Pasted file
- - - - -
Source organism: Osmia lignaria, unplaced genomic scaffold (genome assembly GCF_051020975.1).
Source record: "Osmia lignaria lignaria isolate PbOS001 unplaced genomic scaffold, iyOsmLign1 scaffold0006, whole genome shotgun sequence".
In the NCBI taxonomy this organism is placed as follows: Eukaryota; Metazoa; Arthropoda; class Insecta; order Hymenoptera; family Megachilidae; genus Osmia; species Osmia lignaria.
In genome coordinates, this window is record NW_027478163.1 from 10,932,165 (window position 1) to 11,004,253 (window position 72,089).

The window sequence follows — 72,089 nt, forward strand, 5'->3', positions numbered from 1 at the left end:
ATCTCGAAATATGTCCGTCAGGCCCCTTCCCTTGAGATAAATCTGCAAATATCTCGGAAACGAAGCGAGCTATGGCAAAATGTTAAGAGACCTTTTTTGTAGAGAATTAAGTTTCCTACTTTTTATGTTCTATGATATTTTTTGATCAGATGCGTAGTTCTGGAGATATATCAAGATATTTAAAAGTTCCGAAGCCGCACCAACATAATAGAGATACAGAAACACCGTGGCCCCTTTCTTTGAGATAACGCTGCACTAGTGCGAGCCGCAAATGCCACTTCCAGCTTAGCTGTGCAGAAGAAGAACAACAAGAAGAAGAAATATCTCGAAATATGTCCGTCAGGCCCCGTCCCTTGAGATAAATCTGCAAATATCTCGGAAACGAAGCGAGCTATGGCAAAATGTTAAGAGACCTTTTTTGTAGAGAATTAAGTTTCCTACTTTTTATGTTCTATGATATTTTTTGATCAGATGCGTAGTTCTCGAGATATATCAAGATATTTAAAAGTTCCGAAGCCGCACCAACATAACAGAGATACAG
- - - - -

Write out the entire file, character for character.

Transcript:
Source organism: Osmia lignaria, unplaced genomic scaffold (genome assembly GCF_051020975.1).
Source record: "Osmia lignaria lignaria isolate PbOS001 unplaced genomic scaffold, iyOsmLign1 scaffold0006, whole genome shotgun sequence".
In the NCBI taxonomy this organism is placed as follows: Eukaryota; Metazoa; Arthropoda; class Insecta; order Hymenoptera; family Megachilidae; genus Osmia; species Osmia lignaria.
In genome coordinates, this window is record NW_027478163.1 from 10,932,165 (window position 1) to 11,004,253 (window position 72,089).

The window sequence follows — 72,089 nt, forward strand, 5'->3', positions numbered from 1 at the left end:
ATCTCGAAATATGTCCGTCAGGCCCCTTCCCTTGAGATAAATCTGCAAATATCTCGGAAACGAAGCGAGCTATGGCAAAATGTTAAGAGACCTTTTTTGTAGAGAATTAAGTTTCCTACTTTTTATGTTCTATGATATTTTTTGATCAGATGCGTAGTTCTGGAGATATATCAAGATATTTAAAAGTTCCGAAGCCGCACCAACATAATAGAGATACAGAAACACCGTGGCCCCTTTCTTTGAGATAACGCTGCACTAGTGCGAGCCGCAAATGCCACTTCCAGCTTAGCTGTGCAGAAGAAGAACAACAAGAAGAAGAAATATCTCGAAATATGTCCGTCAGGCCCCGTCCCTTGAGATAAATCTGCAAATATCTCGGAAACGAAGCGAGCTATGGCAAAATGTTAAGAGACCTTTTTTGTAGAGAATTAAGTTTCCTACTTTTTATGTTCTATGATATTTTTTGATCAGATGCGTAGTTCTCGAGATATATCAAGATATTTAAAAGTTCCGAAGCCGCACCAACATAACAGAGATACAG